Author: Bernard Jackson S
Publisher: Routledge
ISBN: 1134959427
Format: PDF, Kindle
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Volume 15 of The Jewish Law Annual adds to the growing list of articles on Jewish law that have been published in volumes 1-14 of this series, providing English-speaking readers with scholarly material meeting the highest academic standards. The volume contains six articles diverse in their scope and focus, encompassing legal, historical, textual, comparative and conceptual analysis, as well as a survey of recent literature and a chronicle of cases of interest. Among the topics covered are: lying in rabbinical court proceedings; unjust enrichment; can a witness serve as judge in the same case?; Caro's Shulham Arukh v. Maimonides' Mishne Torah in the Yemenite community, the New Jersey eruv wards.

Jews in Italy Under Fascist and Nazi Rule 1922 1945

Author: Joshua D. Zimmerman
Publisher: Cambridge University Press
ISBN: 9780521841016
Format: PDF, ePub, Docs
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The Jews of Italy under Fascist and Nazi Rule, 1922-1945 brings to light the Italian-Jewish experience from the start of Mussolini's Prime Ministership through the end of the Second World War. Essays collected in this volume each illustrate a different aspect of Italian Jewry under fascist and Nazi rule. Areas of inquiry include the role of the Catholic Church with special reference to Pope Pius XII, Mussolini's attitude and anti-Jewish policies leading to the onset of the 1938 Italian racial laws, and the Italian popular reactions to ...

The Israel Lobby and U S Foreign Policy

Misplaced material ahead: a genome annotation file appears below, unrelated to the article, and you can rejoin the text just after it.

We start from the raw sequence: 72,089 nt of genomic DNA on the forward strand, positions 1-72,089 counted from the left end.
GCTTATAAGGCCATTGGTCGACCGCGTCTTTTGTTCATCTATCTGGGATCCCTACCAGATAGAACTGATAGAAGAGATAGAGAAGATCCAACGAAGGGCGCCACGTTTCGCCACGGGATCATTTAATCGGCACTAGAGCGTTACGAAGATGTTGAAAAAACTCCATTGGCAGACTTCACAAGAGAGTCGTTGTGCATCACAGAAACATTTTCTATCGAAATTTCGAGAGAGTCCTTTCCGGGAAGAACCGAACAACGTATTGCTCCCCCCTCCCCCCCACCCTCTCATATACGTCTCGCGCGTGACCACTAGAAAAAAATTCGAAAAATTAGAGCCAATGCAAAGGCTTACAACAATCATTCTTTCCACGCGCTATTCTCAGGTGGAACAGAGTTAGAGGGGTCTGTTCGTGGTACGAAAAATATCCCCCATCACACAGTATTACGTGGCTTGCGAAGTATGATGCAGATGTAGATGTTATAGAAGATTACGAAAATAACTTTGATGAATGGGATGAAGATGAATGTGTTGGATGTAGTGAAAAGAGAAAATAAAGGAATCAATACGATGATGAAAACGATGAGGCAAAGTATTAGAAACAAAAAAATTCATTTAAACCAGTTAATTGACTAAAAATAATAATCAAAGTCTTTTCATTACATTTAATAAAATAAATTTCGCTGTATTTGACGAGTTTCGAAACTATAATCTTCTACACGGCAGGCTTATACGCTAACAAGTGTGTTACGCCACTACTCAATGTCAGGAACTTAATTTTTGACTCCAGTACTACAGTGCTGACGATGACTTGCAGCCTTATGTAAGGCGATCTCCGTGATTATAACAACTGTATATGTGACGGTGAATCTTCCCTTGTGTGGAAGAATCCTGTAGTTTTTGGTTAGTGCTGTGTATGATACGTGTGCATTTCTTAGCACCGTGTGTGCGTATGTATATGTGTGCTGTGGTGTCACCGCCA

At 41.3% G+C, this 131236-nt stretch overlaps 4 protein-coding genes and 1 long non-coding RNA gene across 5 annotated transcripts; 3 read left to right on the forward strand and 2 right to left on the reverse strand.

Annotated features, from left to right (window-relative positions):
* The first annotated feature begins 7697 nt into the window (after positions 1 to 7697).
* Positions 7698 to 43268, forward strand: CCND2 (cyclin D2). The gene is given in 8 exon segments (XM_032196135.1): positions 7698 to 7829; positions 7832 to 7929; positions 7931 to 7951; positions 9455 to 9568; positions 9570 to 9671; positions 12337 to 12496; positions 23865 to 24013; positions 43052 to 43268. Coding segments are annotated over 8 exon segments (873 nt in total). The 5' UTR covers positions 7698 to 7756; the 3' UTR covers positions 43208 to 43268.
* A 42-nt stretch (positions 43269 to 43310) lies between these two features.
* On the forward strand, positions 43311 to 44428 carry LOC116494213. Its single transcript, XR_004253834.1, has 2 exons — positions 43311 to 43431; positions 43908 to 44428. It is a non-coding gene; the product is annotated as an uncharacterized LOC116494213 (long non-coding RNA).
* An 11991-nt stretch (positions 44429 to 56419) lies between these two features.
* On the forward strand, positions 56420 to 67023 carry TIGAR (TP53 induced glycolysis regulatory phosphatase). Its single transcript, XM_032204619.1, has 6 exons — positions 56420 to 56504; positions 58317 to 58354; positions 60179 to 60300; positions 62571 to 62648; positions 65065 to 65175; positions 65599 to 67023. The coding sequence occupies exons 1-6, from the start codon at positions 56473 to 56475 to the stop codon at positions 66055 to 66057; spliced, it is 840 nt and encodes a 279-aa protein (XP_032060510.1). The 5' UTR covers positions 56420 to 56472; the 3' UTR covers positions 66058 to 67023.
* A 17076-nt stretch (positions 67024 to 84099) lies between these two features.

Author: John J. Mearsheimer
Publisher: Farrar, Straus and Giroux
ISBN: 9781429932820
Format: PDF, Docs
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The Israel Lobby," by John J. Mearsheimer of the University of Chicago and Stephen M. Walt of Harvard's John F. Kennedy School of Government, was one of the most controversial articles in recent memory. Originally published in the London Review of Books in March 2006, it provoked both howls of outrage and cheers of gratitude for challenging what had been a taboo issue in America: the impact of the Israel lobby on U.S. foreign policy. Now in a work of major importance, Mearsheimer and Walt deepen and expand their argument and confront recent developments in Lebanon and Iran. They describe the remarkable level of material and diplomatic support that the United States provides to Israel and argues that this support cannot be fully explained on either strategic or moral grounds. This exceptional relationship is due largely to the political influence of a loose coalition of individuals and organizations that actively work to shape U.S. foreign policy in a pro-Israel direction. Mearsheimer and Walt provocatively contend that the lobby has a far-reaching impact on America's posture throughout the Middle East—in Iraq, Iran, Lebanon, and toward the Israeli-Palestinian conflict—and the policies it has encouraged are in neither America's national interest nor Israel's long-term interest. The lobby's influence also affects America's relationship with important allies and increases dangers that all states face from global jihadist terror. Writing in The New York Review of Books, Michael Massing declared, "Not since Foreign Affairs magazine published Samuel Huntington's ‘The Clash of Civilizations?' in 1993 has an academic essay detonated with such force." The publication of The Israel Lobby and U.S. Foreign Policy is certain to widen the debate and to be one of the most talked-about books in foreign policy.